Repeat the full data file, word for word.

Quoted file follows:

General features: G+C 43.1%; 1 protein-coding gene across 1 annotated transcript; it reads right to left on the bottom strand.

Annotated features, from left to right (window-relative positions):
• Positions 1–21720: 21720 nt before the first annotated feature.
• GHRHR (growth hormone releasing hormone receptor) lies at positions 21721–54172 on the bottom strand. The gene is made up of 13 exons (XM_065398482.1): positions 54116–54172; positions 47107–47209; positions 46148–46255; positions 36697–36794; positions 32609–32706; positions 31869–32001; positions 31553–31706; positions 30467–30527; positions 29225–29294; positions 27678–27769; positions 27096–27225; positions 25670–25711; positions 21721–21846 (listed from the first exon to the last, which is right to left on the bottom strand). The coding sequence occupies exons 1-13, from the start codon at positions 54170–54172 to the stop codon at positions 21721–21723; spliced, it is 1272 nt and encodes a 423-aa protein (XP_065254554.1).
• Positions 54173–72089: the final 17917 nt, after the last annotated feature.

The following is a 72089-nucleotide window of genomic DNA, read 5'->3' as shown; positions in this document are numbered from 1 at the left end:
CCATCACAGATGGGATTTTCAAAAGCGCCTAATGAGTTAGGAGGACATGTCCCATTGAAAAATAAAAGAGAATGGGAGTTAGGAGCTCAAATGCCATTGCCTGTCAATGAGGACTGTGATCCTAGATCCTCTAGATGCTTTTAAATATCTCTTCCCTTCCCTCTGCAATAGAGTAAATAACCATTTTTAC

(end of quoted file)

General features: G+C 43.1%; 1 protein-coding gene across 1 annotated transcript; it reads right to left on the bottom strand.

Annotated features, from left to right (window-relative positions):
• Positions 1–21720: 21720 nt before the first annotated feature.
• GHRHR (growth hormone releasing hormone receptor) lies at positions 21721–54172 on the bottom strand. The gene is made up of 13 exons (XM_065398482.1): positions 54116–54172; positions 47107–47209; positions 46148–46255; positions 36697–36794; positions 32609–32706; positions 31869–32001; positions 31553–31706; positions 30467–30527; positions 29225–29294; positions 27678–27769; positions 27096–27225; positions 25670–25711; positions 21721–21846 (listed from the first exon to the last, which is right to left on the bottom strand). The coding sequence occupies exons 1-13, from the start codon at positions 54170–54172 to the stop codon at positions 21721–21723; spliced, it is 1272 nt and encodes a 423-aa protein (XP_065254554.1).
• Positions 54173–72089: the final 17917 nt, after the last annotated feature.

The following is a 72089-nucleotide window of genomic DNA, read 5'->3' as shown; positions in this document are numbered from 1 at the left end:
CCATCACAGATGGGATTTTCAAAAGCGCCTAATGAGTTAGGAGGACATGTCCCATTGAAAAATAAAAGAGAATGGGAGTTAGGAGCTCAAATGCCATTGCCTGTCAATGAGGACTGTGATCCTAGATCCTCTAGATGCTTTTAAATATCTCTTCCCTTCCCTCTGCAATAGAGTAAATAACCATTTTTAC